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Clinical aspects of Chlamydia psittaci infection in cats infected with feline immunodeficiency virus.




 

Vet Rec. 1994 Apr 9;134(15):365-8. Unique Identifier : AIDSLINE

Two groups of six cats were established, one a control group and one infected with feline immunodeficiency virus (FIV) 18 months previously. The cats in both groups were inoculated with Chlamydia psittaci and the clinical progression of the infection was monitored by means of a clinical scoring system for 10 months. Haematological, serological and viral and chlamydial isolation studies were also made. The response of the FIV infected group to treatment with oxytetracycline was monitored in the 11th and 12th months. The FIV infection prolonged the duration of the clinical signs resulting from the infection with C psittaci and led to the development of chronic conjunctivitis. The haematological and antibody responses to C psittaci were comparable in the two groups. However, it was possible to isolate C psittaci from the FIV-infected cats up to day 270, when the treatment began, but only up to day 70 in the control group. In addition, it appeared that the infection with a secondary pathogen may have accelerated the clinical progression of the FIV infection.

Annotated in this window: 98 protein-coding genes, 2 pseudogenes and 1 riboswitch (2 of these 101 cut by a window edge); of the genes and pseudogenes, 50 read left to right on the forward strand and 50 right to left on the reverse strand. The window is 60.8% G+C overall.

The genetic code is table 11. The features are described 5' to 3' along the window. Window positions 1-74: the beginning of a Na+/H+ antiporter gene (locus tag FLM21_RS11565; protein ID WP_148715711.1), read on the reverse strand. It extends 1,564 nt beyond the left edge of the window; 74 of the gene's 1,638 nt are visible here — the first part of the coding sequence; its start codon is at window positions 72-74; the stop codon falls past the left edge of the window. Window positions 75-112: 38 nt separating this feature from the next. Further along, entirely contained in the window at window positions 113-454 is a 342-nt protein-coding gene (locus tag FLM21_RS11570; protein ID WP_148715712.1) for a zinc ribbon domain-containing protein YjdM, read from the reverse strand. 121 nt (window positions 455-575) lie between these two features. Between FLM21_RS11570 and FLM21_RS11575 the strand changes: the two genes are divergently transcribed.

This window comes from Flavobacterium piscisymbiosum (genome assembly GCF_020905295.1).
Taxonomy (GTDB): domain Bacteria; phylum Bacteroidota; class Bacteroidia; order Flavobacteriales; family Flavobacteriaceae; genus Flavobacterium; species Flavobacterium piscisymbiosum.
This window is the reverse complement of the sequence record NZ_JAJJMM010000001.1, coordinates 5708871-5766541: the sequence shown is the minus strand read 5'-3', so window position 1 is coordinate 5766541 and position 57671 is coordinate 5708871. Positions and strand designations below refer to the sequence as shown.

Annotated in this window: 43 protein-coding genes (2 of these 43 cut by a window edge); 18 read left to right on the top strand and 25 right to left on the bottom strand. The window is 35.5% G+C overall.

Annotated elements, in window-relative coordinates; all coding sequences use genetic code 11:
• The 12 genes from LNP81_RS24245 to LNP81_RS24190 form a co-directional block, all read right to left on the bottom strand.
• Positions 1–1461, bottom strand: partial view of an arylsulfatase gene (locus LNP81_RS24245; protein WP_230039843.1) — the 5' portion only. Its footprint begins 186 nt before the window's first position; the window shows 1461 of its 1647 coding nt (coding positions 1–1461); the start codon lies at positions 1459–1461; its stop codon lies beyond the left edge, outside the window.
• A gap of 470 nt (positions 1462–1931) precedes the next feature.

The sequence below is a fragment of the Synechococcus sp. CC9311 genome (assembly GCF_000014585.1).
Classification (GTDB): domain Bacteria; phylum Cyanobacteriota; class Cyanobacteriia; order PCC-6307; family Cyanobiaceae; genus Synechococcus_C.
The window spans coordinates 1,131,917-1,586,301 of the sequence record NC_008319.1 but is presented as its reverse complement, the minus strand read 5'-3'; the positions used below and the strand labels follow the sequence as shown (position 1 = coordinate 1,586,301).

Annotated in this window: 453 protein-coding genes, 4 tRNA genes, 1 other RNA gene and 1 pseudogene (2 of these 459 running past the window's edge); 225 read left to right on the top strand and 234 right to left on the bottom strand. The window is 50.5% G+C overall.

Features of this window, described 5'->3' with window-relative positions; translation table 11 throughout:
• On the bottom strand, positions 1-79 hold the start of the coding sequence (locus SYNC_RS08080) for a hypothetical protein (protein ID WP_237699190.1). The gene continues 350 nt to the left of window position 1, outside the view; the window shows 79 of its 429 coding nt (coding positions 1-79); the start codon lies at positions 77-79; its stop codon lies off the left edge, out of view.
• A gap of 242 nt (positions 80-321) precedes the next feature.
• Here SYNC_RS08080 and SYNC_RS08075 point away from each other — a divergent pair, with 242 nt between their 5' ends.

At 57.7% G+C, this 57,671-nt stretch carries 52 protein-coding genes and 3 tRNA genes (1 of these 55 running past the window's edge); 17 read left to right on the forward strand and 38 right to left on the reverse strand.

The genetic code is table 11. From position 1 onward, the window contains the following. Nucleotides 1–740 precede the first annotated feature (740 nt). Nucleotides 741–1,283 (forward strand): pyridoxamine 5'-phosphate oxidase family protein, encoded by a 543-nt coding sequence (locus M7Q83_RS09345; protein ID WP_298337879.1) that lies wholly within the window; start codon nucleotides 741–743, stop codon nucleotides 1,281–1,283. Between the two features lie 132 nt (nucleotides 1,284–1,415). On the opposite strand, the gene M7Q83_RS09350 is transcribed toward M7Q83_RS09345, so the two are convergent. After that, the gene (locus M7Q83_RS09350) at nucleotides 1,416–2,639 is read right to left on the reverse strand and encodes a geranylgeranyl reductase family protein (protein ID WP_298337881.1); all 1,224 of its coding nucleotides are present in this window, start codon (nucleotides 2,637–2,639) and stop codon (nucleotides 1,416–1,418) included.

Animal Cat Diseases/*MICROBIOLOGY Cats Chronic Disease Comparative Study Conjunctivitis, Bacterial/COMPLICATIONS/MICROBIOLOGY/*VETERINARY Immunodeficiency Virus, Feline/*ISOLATION & PURIF Lentivirus Infections/COMPLICATIONS/MICROBIOLOGY/*VETERINARY Ornithosis/COMPLICATIONS/MICROBIOLOGY/*VETERINARY Support, Non-U.S. Gov't JOURNAL ARTICLE



 




Information in this article was accurate in September 30, 1994. The state of the art may have changed since the publication date. This material is designed to support, not replace, the relationship that exists between you and your doctor. Always discuss treatment options with a doctor who specializes in treating HIV.